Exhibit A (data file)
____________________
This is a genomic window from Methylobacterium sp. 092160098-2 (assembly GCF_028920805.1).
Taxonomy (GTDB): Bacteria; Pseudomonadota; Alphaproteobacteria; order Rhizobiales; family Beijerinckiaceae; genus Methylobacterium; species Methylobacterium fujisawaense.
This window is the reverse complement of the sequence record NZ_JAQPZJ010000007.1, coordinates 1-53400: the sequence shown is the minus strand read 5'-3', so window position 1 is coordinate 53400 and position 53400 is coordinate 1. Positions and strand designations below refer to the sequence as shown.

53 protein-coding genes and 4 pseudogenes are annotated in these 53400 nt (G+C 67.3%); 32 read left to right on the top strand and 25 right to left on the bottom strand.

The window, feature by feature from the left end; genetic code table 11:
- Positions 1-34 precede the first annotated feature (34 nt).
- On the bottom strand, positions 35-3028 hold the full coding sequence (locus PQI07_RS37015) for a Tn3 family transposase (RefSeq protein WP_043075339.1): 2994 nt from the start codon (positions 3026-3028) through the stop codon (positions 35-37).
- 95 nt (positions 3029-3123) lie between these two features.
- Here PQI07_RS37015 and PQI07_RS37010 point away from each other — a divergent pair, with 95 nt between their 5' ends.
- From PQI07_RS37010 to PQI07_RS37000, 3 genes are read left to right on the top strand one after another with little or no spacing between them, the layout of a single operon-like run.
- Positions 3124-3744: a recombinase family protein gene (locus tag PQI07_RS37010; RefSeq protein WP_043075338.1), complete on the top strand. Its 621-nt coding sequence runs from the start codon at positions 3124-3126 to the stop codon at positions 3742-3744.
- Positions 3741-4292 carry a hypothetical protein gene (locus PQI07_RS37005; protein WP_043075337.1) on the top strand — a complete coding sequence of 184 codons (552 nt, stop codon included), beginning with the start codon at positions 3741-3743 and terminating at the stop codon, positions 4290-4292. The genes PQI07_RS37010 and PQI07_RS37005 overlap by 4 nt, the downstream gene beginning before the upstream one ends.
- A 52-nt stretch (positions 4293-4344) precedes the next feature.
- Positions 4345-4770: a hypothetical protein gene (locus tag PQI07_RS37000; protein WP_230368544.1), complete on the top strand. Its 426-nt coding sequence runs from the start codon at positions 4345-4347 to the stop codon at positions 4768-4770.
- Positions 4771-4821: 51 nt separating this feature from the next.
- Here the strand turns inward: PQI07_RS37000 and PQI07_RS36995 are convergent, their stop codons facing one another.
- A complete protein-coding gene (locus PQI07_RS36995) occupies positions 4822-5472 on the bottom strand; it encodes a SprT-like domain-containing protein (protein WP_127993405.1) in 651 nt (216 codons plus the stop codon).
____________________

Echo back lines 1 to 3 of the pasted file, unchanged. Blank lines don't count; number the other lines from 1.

This is a genomic window from Methylobacterium sp. 092160098-2 (assembly GCF_028920805.1).
Taxonomy (GTDB): Bacteria; Pseudomonadota; Alphaproteobacteria; order Rhizobiales; family Beijerinckiaceae; genus Methylobacterium; species Methylobacterium fujisawaense.
This window is the reverse complement of the sequence record NZ_JAQPZJ010000007.1, coordinates 1-53400: the sequence shown is the minus strand read 5'-3', so window position 1 is coordinate 53400 and position 53400 is coordinate 1. Positions and strand designations below refer to the sequence as shown.